Author Topic: Coon skin questions  (Read 478 times)

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Offline Fox

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Coon skin questions
« on: September 14, 2021, 11:53:26 pm »
I have tanned a few nice rabbit pelts and a squirrel. I have many coons in the freezer and on that has been fleshed and then was salted and then membraned… now there’s so much coon far saturated in the skin it won’t dry and is super gross and greasy. I’ve tried salting it 2 times letting it dry for a week, also tried soaking it in salt water, have washed it with dawn soap and it’s still grossly greasy…. How do I fix this ???
Why must we make simple things so complicated?

Offline Gimlis Ghost

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Re: Coon skin questions
« Reply #1 on: September 15, 2021, 03:27:37 am »
Might not work on animal hides but trisodium phosphate will draw oil, grease and animal fats out of oil soaked woods, even if the oil has been there for decades to centuries.

A strong solution of TSP allowed to dry recrystallizes and oils and animal fats are drawn into the crystals. Once completely dry you can dry brush the crystals away or I've found washing the surface with household hydrogen peroxide (about 2-4%) does even better.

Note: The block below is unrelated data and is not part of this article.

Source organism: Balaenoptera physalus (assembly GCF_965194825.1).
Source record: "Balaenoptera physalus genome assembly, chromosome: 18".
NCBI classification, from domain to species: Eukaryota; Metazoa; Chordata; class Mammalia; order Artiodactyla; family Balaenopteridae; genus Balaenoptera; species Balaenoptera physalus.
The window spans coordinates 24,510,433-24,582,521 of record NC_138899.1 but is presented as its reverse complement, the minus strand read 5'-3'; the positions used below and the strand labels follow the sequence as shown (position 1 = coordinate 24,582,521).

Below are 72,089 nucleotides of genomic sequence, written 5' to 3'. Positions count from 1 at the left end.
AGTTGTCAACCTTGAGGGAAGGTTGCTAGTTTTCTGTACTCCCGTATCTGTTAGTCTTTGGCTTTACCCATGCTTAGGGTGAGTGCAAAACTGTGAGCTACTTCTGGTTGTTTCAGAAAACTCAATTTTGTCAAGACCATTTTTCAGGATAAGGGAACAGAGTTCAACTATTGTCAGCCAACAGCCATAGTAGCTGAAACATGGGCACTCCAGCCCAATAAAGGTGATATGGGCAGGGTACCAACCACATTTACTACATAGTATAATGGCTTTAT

With wood it takes several applications.

Like I said I haven't tried it on animal hides so if you try it first try on a small sample.

Offline BowEd

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Re: Coon skin questions
« Reply #2 on: September 15, 2021, 05:10:20 am »
I have tanned a few nice rabbit pelts and a squirrel. I have many coons in the freezer and on that has been fleshed and then was salted and then membraned… now there’s so much coon far saturated in the skin it won’t dry and is super gross and greasy. I’ve tried salting it 2 times letting it dry for a week, also tried soaking it in salt water, have washed it with dawn soap and it’s still grossly greasy…. How do I fix this ???
Apparently you did'nt flesh them properly.They are a lot greasier than rabbits or squirrels as I'm sure you found out.So are bear.I'm afraid they are spoiled but you can try suggested remedy.